by Victor Davis Hanson
NRO’s The Corner
One of the strangest things about the current California meltdown is how no one in state government here ever pauses to ask simple questions like: Why do we have the largest annual deficit with one of the highest sales tax and income tax rates in the country?
Anyone who charted the annual state budget increases over the last 10 years and adjusted for population and inflation rises would conclude that the state has decided to take over all sorts of previously private responsibilities and to ensure state employees and various dependents a level of compensation that is not sustainable.
It is not as if California decided about 10 years ago to invest to ensure we had state of the art freeways, university campuses, ports, airports, dams, canals, and power infrastructure. Instead, it was too often redistribution rather than investment. It is not like we can get out of the mess by simply stopping all construction when a vast public work force with pension and salary claims, along with entitlements and welfare, take the lion’s share of the budget.
Meanwhile, tens of thousands whom we used to count on to pay our nearly 10% state income rates continue to flee the state. All the past sleight-of-hand borrowing, reliance on inflated real estate, lotteries, bonds, etc. have already been tried. Now we hit the wall of reality, whose iron-clad law — when you have no money, you really have no money — cannot be so easily demagogued away.
California — by negative example
I think the wretched state of California, now looking at a fiscal disaster of roughly a $20-30 billion annual shortfall, should be a wake-up call for the Obama administration. Whatever California is doing — please don’t follow suit!
With proposed increases, we will have the highest sales taxes (ca. 9%) in the nation, the highest state income taxes (10+%), and probably the lowest thresholds to get into those top brackets — and yet only about 380,000 Californians pay 40% of the aggregate income tax revenue.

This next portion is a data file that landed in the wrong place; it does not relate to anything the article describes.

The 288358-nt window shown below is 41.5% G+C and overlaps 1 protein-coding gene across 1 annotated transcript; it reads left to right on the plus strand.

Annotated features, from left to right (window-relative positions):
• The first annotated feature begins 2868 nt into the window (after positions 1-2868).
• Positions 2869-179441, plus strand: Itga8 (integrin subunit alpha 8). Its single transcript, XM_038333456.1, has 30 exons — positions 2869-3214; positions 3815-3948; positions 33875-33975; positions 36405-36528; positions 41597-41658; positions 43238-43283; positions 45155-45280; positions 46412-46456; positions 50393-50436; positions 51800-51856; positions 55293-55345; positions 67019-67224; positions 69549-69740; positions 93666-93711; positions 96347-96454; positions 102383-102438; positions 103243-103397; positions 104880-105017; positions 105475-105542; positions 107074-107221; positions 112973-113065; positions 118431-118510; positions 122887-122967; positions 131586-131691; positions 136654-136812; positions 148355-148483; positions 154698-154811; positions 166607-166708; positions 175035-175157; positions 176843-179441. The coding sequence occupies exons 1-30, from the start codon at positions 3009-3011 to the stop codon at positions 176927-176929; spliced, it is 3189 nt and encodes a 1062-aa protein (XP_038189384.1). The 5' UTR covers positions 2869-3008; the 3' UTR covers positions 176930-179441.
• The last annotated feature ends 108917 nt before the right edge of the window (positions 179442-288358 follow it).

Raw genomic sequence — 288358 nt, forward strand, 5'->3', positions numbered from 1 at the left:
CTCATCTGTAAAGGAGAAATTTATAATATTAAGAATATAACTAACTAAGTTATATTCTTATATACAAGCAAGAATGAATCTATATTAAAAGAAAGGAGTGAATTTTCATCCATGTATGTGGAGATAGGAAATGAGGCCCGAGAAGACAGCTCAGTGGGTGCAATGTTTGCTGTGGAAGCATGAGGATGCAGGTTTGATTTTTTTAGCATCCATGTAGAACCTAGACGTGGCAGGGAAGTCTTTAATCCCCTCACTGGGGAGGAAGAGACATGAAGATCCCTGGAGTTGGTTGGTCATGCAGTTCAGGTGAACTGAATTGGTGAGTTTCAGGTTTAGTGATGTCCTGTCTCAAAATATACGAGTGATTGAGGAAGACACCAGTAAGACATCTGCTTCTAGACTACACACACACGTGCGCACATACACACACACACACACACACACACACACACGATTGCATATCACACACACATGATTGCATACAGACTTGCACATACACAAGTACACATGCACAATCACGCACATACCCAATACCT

In exchange, our schools, roads, airports, hospitals, and police are, to use a euphemism, not competitive. The CSU campuses make up the largest university system in the world, with the largest unionized faculty, and yet nearly 50% of entering freshman must take mandatory remedial math and English courses. We don’t utilize our ample energy, mineral, and timber resources, but instead depend on other states that do. Such an odd mix — we have sermons on our own greenness, but stealthy dependence on other less liberal producers to satisfy our insatiable appetites. (Thank god for moose-hunting Sarah Palin’s Alaska and an assortment of Middle East authoritarians).
We have an enormously expensive, but incompetent government at all levels. It has a horrendously expensive bicameral Legislature, hundreds of boards and bureaus that serve as $100,000+ sinecures for political insiders and term-limited ex-politicians. Those with advanced degrees fly to our low- or no-income tax neighboring states, coupled with an influx of tens of thousands without high school diplomas. We have a political discourse that is polarized, self-censored, and completely framed by race, class, and gender agendas — reflecting the curricula of our high-schools, colleges, and universities. The electorate is as volatile as it is unhinged. One day it will vote billions of dollars in new bonds for massive new projects, the next it will vote to fund massive prison complexes for “3-strikes and you’re out” prisoners, and on yet another it will vote to pass liberal feel-good nostrums that nullify what came before.
In short, the state is the left-wing version of Lehman Brothers.
©2008 Victor Davis Hanson